The reported fund crunch of the Bangladesh Jute Mills Corporation (BJMC) and the resultant failure to buy raw jute from the growers is not acceptable. Every year the state-run agency buys substantial quantities of raw jute at the peak harvesting season between October and November. While feeding the jute mills under the corporation is the key objective, there is more to it in rendering the market price reasonably fair through bulk purchase to the advantage of the growers. Shockingly, this year the BJMC's cash crunch is reportedly at its worst. It indeed appears intriguing why the corporation did not take necessary steps to get the money from the government well in time. After all, it is none but the corporation which is now to blame and none else to be held liable for the consequences. It could be learnt that the BJMC sought Tk 4.50 billion from the government to buy raw jute until December last year but received only around Tk 8 million.
No wonder, the BJMC caused similar shocks in the past, though not to this proportion. The sad part is that this time the inability to buy raw jute has taken place at a time when the prospect of jute goods both in the domestic and international markets appears more promising than in the past. Over and above, the government is all smiles about diversification of jute products, particularly biodegradable jute poly bag -- definitely a success story for the country in product innovation. A good deal of such innovation and diversification as well as experimenting with newer ideas can be done by the BJMC. Failure to procure raw jute in time may seriously affect government plans about increased production of jute products of diversified varieties, including up-end products. Already, because of shortage of raw jute, production in the state-owned sector has drastically declined. The average production of BJMC-owned mills has more than halved, to little over 200 tonnes a day against a capacity of 600 tonnes. Industry insiders are of the opinion that delayed procurement at higher price adds to the cost and results in BJMC's losses. As regards this year's procurement, it is observed that even if the government now disburses the required funds, the BJMC will have hard time competing with the private mills and will be forced to resort to very limited production,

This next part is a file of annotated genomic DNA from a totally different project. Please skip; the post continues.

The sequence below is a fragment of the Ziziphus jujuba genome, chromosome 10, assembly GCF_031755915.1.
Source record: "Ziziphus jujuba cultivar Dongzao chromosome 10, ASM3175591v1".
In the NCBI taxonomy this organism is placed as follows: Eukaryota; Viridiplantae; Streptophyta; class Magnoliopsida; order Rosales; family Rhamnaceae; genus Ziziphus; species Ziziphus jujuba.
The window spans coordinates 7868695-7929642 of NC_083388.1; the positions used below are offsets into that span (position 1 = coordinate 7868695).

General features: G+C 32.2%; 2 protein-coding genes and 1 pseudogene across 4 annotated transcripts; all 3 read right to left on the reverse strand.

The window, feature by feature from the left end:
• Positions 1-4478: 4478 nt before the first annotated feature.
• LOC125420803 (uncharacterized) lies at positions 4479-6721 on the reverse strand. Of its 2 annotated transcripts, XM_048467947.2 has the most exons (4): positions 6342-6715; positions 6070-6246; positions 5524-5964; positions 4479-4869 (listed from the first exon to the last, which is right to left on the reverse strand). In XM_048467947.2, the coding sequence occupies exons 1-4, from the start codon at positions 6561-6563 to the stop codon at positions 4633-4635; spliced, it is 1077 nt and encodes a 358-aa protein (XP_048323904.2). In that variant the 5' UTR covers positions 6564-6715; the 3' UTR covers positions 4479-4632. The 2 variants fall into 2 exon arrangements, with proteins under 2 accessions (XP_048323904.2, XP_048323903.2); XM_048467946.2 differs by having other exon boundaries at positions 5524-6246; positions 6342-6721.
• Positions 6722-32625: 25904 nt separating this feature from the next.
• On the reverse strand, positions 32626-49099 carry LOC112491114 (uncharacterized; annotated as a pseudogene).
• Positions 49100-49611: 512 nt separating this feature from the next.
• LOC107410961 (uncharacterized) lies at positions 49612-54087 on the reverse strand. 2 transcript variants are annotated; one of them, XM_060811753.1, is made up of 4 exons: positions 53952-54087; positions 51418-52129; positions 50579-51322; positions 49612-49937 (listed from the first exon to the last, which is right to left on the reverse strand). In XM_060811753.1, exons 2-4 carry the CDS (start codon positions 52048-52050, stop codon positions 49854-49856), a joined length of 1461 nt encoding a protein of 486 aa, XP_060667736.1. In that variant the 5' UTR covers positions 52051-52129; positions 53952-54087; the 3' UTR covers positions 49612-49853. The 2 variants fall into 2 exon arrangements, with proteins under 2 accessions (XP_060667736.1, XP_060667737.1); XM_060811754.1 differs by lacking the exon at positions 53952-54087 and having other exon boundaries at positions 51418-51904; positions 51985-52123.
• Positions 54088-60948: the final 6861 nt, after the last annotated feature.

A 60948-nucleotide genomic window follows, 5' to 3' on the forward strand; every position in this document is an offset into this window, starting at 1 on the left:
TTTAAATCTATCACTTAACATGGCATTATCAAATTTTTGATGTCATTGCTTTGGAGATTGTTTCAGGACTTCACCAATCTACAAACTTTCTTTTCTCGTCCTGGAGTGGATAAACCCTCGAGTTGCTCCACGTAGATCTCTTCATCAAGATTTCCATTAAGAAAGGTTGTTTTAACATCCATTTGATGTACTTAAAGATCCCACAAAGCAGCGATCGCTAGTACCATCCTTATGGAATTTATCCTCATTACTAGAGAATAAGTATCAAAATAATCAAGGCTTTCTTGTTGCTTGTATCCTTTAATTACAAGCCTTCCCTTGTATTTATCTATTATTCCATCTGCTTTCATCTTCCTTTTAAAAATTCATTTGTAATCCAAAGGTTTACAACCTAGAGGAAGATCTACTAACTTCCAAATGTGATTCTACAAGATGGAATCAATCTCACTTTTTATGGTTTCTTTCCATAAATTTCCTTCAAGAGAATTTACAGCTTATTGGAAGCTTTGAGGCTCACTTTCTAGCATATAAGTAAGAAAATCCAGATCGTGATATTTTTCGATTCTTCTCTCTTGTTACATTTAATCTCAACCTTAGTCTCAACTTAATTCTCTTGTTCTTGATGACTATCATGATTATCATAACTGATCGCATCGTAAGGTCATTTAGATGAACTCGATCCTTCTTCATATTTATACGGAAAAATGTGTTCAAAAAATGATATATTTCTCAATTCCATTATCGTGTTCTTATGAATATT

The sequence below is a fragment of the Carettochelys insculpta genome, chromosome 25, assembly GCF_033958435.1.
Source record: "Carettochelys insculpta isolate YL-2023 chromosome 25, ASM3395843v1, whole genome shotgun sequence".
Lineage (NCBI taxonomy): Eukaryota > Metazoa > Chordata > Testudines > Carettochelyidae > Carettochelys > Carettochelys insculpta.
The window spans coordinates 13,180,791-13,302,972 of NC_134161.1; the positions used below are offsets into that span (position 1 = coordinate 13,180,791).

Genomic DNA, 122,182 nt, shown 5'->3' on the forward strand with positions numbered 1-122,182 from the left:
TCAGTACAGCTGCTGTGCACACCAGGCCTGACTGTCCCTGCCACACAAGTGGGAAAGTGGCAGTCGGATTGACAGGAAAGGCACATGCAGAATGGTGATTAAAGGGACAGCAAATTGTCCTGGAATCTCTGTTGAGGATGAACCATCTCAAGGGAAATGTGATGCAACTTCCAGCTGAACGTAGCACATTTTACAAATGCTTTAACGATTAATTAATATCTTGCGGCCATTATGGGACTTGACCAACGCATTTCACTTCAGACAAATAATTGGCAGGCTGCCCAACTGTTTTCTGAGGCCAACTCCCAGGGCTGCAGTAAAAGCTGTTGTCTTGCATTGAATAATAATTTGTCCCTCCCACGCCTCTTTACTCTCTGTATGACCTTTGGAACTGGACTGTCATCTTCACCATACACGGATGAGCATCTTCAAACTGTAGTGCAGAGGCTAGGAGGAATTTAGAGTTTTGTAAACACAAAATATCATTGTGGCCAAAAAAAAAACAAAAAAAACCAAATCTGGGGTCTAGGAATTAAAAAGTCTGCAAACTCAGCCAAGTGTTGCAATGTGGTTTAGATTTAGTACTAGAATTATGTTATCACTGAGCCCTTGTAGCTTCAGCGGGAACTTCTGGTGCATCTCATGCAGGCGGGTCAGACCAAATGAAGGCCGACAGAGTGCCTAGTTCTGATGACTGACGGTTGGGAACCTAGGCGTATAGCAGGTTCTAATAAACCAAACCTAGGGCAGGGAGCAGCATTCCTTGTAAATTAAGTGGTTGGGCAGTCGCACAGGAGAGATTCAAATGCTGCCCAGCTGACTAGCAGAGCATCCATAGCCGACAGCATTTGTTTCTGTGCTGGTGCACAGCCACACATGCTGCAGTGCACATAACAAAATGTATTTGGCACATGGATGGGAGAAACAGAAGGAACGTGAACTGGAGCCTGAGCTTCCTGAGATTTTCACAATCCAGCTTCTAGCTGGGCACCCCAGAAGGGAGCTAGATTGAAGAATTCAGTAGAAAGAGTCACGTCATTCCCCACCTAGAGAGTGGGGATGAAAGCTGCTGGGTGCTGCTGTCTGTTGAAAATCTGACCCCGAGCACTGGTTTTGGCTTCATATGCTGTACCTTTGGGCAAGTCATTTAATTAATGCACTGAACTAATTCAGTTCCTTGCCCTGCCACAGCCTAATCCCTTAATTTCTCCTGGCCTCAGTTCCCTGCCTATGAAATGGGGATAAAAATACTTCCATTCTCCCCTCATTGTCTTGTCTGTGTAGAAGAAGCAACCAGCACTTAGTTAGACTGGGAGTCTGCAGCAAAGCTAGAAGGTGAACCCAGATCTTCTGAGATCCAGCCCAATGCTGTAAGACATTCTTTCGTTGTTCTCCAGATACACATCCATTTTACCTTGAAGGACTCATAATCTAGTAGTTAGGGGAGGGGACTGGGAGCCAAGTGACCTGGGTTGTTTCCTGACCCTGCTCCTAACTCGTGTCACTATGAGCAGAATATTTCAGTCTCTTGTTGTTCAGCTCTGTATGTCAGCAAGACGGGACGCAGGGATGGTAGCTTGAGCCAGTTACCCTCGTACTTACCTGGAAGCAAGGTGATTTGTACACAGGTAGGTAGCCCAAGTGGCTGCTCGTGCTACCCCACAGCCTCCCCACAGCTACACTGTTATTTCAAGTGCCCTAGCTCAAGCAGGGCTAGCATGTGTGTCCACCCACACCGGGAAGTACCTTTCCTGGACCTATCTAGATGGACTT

It is true that although the private sector jute mills will be doing their best having been able to buy raw jute at the right time, the BJMC's declined production, that too so abysmally, will tell upon the entire sector. Observers are more worried because the uninspiring state of the state agency at this point in time, when things should have been up for vibrancy, may be too costly -- not just for the BJMC but for the country as a whole.
The failure to procure raw jute in time is an indication that the BJMC, though now much lean in structure following privatisation of many mills, is not up to what it is expected to be -- proactive by all means. As the government keeps drumming up its optimism about the rosy days for the jute sector, isn't it time that the state agency was salvaged from what many fear a ruining syndrome.
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